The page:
Waterfront site up for grabs
Prime Exchange location near Red River could hold apartments, condo complex
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Hey there, time traveller!
This article was published 02/04/2018 (1706 days ago), so information in it may no longer be current.
One of the last development sites on Waterfront Drive — large enough for, say, an eight-storey apartment or condo project — is about to go on the market.
The 32,550-square-foot site is at the northeast corner of Waterfront Drive and Galt Avenue, current home to a surface parking lot and the Duncan Arena ball hockey facility.
It is the last development site on the 12-block Waterfront Drive that was completed in 2004 for about $9 million.
“It will be the end of a pretty successful story, we think,” said Angela Mathieson, the CEO of CentreVenture, the arm’s-length agency of the city.
It’s co-ordinated development for Waterfront Drive to the tune of $250 million in private investment, including nearly 500 new housing units and the conversion of 12 vacant or derelict building.
This last development property for which CentreVenture has now launched a competitive request for proposals process, required about a year’s worth of talks with two other property owners on the site to assemble the parcel into a size and configuration attractive for development.
“This one was a little more complicated,” she said. “When the city developed the land (formerly abandoned railroad spur lines that came up from The Forks) and determined to put the road in, it was designed purposely and smartly such that there would be these parcels of land along Waterfront Drive that could be then put out for development,” Mathieson said.
As the agent for the city, CentreVenture had the option to purchase that schedule of properties along Waterfront Drive for $1 each. Most were large enough for development on their own and became the locations for condo projects, including the Strand and Excelsior.
But this last one, because it’s situated on a bend in the Red River, was just too small for development of consequence.
Mathieson said CentreVenture was successful in obtaining the support of the other land owners.
“They were not really thinking about the revitalization of the downtown,” she said.
“We have developed a good relationship with them over the past year and through our discussions and some mutual learning and understanding, they kind of said, ‘We can be part of something bigger and better.’”
Because of the configuration of the property and the fact the city did own the strip of land fronting onto Waterfront Drive, the thinking was that it would be better for them to team up with CentreVenture than to try to dispose of or redevelop the properties on their own.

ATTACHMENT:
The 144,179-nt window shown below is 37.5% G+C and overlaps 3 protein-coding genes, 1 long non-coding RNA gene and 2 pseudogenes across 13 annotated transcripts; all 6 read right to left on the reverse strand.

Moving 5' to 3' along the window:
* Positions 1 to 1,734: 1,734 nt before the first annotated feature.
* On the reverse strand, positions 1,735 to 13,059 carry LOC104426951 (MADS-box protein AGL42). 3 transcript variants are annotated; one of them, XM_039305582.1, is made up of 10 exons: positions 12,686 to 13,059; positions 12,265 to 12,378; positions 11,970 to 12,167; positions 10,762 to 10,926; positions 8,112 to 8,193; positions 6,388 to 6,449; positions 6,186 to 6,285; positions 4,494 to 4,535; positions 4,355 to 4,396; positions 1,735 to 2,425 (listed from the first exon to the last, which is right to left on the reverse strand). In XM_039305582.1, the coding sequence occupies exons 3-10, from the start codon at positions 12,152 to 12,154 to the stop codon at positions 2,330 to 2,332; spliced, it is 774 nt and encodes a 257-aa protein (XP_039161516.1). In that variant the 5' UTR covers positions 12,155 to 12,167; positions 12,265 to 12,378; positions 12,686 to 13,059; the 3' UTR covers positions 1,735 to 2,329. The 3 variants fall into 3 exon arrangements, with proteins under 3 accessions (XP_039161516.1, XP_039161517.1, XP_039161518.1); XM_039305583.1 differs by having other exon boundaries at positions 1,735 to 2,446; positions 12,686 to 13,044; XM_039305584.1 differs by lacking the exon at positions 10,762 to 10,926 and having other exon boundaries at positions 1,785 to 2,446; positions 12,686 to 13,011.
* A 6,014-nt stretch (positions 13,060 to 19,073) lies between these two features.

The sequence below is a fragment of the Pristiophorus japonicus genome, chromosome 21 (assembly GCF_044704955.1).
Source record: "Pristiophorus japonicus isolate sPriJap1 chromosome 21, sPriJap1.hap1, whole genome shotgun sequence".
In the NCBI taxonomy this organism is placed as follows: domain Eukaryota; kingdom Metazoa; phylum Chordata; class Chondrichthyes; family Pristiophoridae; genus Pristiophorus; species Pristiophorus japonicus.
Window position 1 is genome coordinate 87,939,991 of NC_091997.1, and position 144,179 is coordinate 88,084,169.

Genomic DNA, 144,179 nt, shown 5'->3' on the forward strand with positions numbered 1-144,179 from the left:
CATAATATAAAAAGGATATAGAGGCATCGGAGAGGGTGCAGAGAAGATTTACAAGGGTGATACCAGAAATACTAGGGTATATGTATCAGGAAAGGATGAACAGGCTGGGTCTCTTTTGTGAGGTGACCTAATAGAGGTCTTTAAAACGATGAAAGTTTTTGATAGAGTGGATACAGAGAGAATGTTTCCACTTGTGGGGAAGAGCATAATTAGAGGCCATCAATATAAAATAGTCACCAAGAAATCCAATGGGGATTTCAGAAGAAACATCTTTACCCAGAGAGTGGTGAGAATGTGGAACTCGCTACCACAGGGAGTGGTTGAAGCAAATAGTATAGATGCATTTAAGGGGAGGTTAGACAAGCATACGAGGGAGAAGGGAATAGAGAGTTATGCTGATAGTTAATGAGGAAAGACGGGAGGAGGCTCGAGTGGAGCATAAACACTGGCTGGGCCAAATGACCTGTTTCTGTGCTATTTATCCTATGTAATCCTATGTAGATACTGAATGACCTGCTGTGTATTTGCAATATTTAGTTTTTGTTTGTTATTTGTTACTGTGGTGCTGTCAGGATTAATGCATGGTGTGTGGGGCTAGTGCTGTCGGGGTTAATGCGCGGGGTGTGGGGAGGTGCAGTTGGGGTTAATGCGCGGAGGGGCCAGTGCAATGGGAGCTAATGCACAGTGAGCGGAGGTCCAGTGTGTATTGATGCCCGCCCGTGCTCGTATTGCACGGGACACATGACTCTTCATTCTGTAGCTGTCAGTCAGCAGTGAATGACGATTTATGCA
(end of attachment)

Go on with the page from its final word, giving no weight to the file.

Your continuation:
They realized the uncertainty over what might happen on the other pieces of the property which they would have no control over, made it a more attractive proposition to package the parcel up.
The two other owners — one who owns the parking lot and is a retired businessman and the other who owns the Duncan Arena and runs a ball hockey league out of that facility — are not developers.
Teaming up with CentreVenture, which will impose a development agreement as a condition of sale, will likely leverage greater value out of the property.
Although it was a more complicated packaging of land than it has had to undertake in the past on Waterfront Drive, Mathieson believes the property’s attributes — including fantastic sight lines to the Canadian Museum for Human Rights and along the river as well as being across the road from the Alexander Docks which is at the beginning of a redevelopment process — will mean it will generate a lot of interest.
“The site is quite conducive to allowing for a fairly large development. We think it will be very sought after,” Mathieson said.
She would not disclose what sort of price they have in mind, but marketing material shows how the property could accommodate developments such as an eight-storey 112,000-square-feet multi-family residential building with 105 units or two buildings totalling 160,000 square feet and 150 units.
Development agreements are standard in CentreVenture land deals. As a condition of sale, the new owner must commit to a certain scale of development by a certain date. If development does not take place in the agreed upon time frame, CentreVenture will buy back the property and charge a fee to cover its costs. CentreVenture has entered into an option agreement with the other two land owners that it will exercise at a pre-determined price based on the market response. It does not have to actually buy the land if such a deal does not materialize.
Martin Cash has been writing a column and business news at the Free Press since 1989. Over those years he’s written through a number of business cycles and the rise and fall (and rise) in fortunes of many local businesses.